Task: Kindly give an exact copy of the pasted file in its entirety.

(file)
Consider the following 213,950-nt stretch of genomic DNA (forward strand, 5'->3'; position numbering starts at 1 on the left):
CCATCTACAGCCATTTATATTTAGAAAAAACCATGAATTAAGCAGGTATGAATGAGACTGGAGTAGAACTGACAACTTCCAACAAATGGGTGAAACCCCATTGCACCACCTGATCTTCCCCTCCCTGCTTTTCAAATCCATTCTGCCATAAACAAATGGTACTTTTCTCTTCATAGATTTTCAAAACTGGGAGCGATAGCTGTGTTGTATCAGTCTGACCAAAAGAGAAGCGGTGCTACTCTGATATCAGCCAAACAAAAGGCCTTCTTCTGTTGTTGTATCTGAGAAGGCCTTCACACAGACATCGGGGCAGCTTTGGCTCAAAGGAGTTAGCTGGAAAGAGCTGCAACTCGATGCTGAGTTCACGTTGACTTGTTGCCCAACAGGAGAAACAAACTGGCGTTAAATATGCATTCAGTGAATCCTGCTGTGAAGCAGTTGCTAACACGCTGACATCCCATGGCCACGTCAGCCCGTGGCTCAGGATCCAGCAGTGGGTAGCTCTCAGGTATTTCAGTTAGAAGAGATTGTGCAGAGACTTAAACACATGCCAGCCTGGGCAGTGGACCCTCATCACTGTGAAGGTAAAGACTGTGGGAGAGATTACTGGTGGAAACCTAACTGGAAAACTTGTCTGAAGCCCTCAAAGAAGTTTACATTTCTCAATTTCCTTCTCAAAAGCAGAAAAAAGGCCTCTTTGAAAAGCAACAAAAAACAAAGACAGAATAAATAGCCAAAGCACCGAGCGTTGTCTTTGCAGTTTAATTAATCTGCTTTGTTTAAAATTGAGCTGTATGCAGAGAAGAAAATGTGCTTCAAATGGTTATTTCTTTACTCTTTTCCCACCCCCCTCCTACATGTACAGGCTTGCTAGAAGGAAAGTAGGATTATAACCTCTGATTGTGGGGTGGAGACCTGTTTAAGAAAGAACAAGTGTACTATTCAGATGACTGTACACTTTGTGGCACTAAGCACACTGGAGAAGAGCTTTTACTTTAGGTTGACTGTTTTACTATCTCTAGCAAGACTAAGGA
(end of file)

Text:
Consider the following 213,950-nt stretch of genomic DNA (forward strand, 5'->3'; position numbering starts at 1 on the left):
CCATCTACAGCCATTTATATTTAGAAAAAACCATGAATTAAGCAGGTATGAATGAGACTGGAGTAGAACTGACAACTTCCAACAAATGGGTGAAACCCCATTGCACCACCTGATCTTCCCCTCCCTGCTTTTCAAATCCATTCTGCCATAAACAAATGGTACTTTTCTCTTCATAGATTTTCAAAACTGGGAGCGATAGCTGTGTTGTATCAGTCTGACCAAAAGAGAAGCGGTGCTACTCTGATATCAGCCAAACAAAAGGCCTTCTTCTGTTGTTGTATCTGAGAAGGCCTTCACACAGACATCGGGGCAGCTTTGGCTCAAAGGAGTTAGCTGGAAAGAGCTGCAACTCGATGCTGAGTTCACGTTGACTTGTTGCCCAACAGGAGAAACAAACTGGCGTTAAATATGCATTCAGTGAATCCTGCTGTGAAGCAGTTGCTAACACGCTGACATCCCATGGCCACGTCAGCCCGTGGCTCAGGATCCAGCAGTGGGTAGCTCTCAGGTATTTCAGTTAGAAGAGATTGTGCAGAGACTTAAACACATGCCAGCCTGGGCAGTGGACCCTCATCACTGTGAAGGTAAAGACTGTGGGAGAGATTACTGGTGGAAACCTAACTGGAAAACTTGTCTGAAGCCCTCAAAGAAGTTTACATTTCTCAATTTCCTTCTCAAAAGCAGAAAAAAGGCCTCTTTGAAAAGCAACAAAAAACAAAGACAGAATAAATAGCCAAAGCACCGAGCGTTGTCTTTGCAGTTTAATTAATCTGCTTTGTTTAAAATTGAGCTGTATGCAGAGAAGAAAATGTGCTTCAAATGGTTATTTCTTTACTCTTTTCCCACCCCCCTCCTACATGTACAGGCTTGCTAGAAGGAAAGTAGGATTATAACCTCTGATTGTGGGGTGGAGACCTGTTTAAGAAAGAACAAGTGTACTATTCAGATGACTGTACACTTTGTGGCACTAAGCACACTGGAGAAGAGCTTTTACTTTAGGTTGACTGTTTTACTATCTCTAGCAAGACTAAGGA